The Process
Having decided on the moderator all that was left for me to do was to go and get a variation whilst Simon made the moderator. A week later the moderator was done…… and I was still waiting for the variation! Another couple of weeks later, armed with my variation, I set off back to Nottingham to collect and fit the new moderator!

The first thing that Simon checked was the threads on my barrel. For those who don’t know, Simon really is a perfectionist when it comes to threads. Unless the thread on your rifle is true and within spec then you can’t expect the moderator to mount true to the bore. If your thread doesn’t meet the grade then Simon can recut and crown your barrel to his exacting standards. When he does this, trust me, the moderator will go onto the thread so perfectly and with such little friction or movement it feels like a bearing! As it happened, my factory thread was slightly undersized but was adequate. Tempted though I was to have Simon recut it I really didn’t want to lose any barrel length as it is already on the short side for the calibre so I opted it leave it as is, as it was at least true to the bore.

The next step is to make a bushing for the over-barrel end of the moderator. An accurate measurement is taken of the outer barrel diameter, is punched into the CNC lathe and two minutes later a bushing made of aerospace bearing grade plastic comes out, with a perfect radius on the outer edge so it is less likely to mark the barrel when you slide it on. The bushing was screwed into the moderator and the moderator was test fitted to the rifle and then I was good to go!


The Result
The first and most striking impression was that it looks great! The finish and build quality is excellent and it looks really good on my rifle. The second was the rifle feels and handles so much better. The Eclipse is the largest & quietest Lawrence Precision offer, is just over 200g less than the Predator 8 it replaces and is less end-heavy. Yes, it still adds weight to the end of the barrel, yes there are aluminium offerings out there which weigh less… But this is about compromise and my own requirements remember…For me this is offset by the sound attenuation, build quality and longevity. It won’t gas cut, it won’t corrode and is warranted to last a lifetime!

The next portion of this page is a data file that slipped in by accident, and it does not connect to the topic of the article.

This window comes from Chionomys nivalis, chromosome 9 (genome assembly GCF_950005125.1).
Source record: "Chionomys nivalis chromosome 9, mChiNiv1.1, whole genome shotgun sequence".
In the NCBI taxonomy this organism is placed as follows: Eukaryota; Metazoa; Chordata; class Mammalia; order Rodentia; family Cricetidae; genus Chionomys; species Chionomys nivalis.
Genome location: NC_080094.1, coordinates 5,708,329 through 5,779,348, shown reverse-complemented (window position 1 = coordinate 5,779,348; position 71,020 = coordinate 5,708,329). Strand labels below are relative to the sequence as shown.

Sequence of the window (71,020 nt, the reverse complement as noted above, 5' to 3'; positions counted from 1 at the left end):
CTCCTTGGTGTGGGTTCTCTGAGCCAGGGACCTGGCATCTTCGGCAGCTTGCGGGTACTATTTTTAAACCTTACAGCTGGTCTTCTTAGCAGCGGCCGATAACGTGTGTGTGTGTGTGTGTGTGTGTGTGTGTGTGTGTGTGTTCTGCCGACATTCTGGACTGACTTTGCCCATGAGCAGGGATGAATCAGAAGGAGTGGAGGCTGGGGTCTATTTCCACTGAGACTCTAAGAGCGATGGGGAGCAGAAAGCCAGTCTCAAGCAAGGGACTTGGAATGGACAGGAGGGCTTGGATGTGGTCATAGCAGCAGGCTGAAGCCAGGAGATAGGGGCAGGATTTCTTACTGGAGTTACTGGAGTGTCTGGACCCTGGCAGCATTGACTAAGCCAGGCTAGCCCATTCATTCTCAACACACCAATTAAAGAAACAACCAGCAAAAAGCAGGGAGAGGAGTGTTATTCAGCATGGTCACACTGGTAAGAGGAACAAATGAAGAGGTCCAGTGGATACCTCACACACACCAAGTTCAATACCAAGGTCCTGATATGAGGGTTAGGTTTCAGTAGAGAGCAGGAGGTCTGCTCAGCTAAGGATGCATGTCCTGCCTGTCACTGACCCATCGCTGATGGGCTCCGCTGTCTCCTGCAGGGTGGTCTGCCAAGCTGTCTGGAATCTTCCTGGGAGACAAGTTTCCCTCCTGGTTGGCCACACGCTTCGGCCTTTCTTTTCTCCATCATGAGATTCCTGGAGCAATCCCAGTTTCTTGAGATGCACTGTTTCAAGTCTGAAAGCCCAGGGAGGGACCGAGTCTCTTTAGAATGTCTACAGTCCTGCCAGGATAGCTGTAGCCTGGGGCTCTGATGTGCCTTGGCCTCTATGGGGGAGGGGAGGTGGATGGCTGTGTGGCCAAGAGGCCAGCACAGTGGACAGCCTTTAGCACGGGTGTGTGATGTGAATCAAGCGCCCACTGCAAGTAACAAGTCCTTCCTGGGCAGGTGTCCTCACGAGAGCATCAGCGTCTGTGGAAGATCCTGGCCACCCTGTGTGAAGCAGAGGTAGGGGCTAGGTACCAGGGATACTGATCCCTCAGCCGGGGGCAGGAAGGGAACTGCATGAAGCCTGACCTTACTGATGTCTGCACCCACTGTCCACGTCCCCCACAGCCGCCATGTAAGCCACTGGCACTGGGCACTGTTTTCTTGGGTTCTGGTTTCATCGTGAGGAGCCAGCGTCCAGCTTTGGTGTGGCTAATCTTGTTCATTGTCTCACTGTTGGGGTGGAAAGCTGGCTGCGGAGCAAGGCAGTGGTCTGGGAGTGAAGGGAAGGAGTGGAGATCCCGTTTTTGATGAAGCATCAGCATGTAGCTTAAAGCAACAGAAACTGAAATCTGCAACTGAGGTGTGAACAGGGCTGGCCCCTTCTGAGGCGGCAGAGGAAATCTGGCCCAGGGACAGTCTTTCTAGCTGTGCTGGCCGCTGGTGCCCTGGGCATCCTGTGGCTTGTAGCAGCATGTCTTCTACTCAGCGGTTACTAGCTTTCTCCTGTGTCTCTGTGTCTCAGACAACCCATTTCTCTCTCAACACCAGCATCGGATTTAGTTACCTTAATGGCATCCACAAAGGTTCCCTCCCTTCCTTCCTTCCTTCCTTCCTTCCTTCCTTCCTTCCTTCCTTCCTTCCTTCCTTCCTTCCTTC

Lawrence Precision Eclipse Compact Compared to Wildcat Predator 8
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A big problem with sound in general, particularly when it comes to sound moderators, is that it is so subjective. People hear bangs differently and there are so many variables. I decided that the only way I could possibly test this thing objectively was to try a Predator 8 and then the new Eclipse Compact, back to back, same range, same rifle, same ammo, getting perspective of the shooter and the perspective of an onlooker.

So with the kind assistance of an SD member who lent me his range and acted as cameraman we did just that. Fire one round with the Predator 8, fire another round with the Eclipse Compact…. And film it.

It’s difficult to capture sound difference on video because recording equipment clips the peaks off, but you can still hear the difference – listen also to the volume of the echo coming back. You will have to trust me when I say the difference in the flesh is striking! The perceived volume of the bang is significantly less and the whole profile of the bang has changed from boom to just a supersonic crack. In short I am extremely pleased with the level of sound attenuation.



So, happy with the way it looks, feels and performs I had one last test and that was accuracy. All this was great so far, but no use to me if it ruins the accuracy of my rifle… well as this post is getting too long already I’ll just let the picture do the talking…

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At this point it is probably worth covering a few points that will most likely get asked…

Regarding Titanium – it has excellent physical characteristics for this sort of application. It doesn’t rust, it doesn’t corrode, it doesn’t get gas cut, powder debris doesn’t stick to it and it makes an excellent pressure vessel. It does get hot quickly after only a couple of shots, particularly if your rifle is a muzzle blaster. BUT, it has very good thermal conductivity – it will cool down again quickly and it will sink heat away from your barrel so although the moderator will be radiating a lot of heat off it will not cause your accuracy to suffer any more than usual , and is actually moving the heat away.

Thermal expansion is slightly different to steel but it won’t jam on your barrel, neither should it get loose so long as your threads are in good order, and does not shift zero when hot.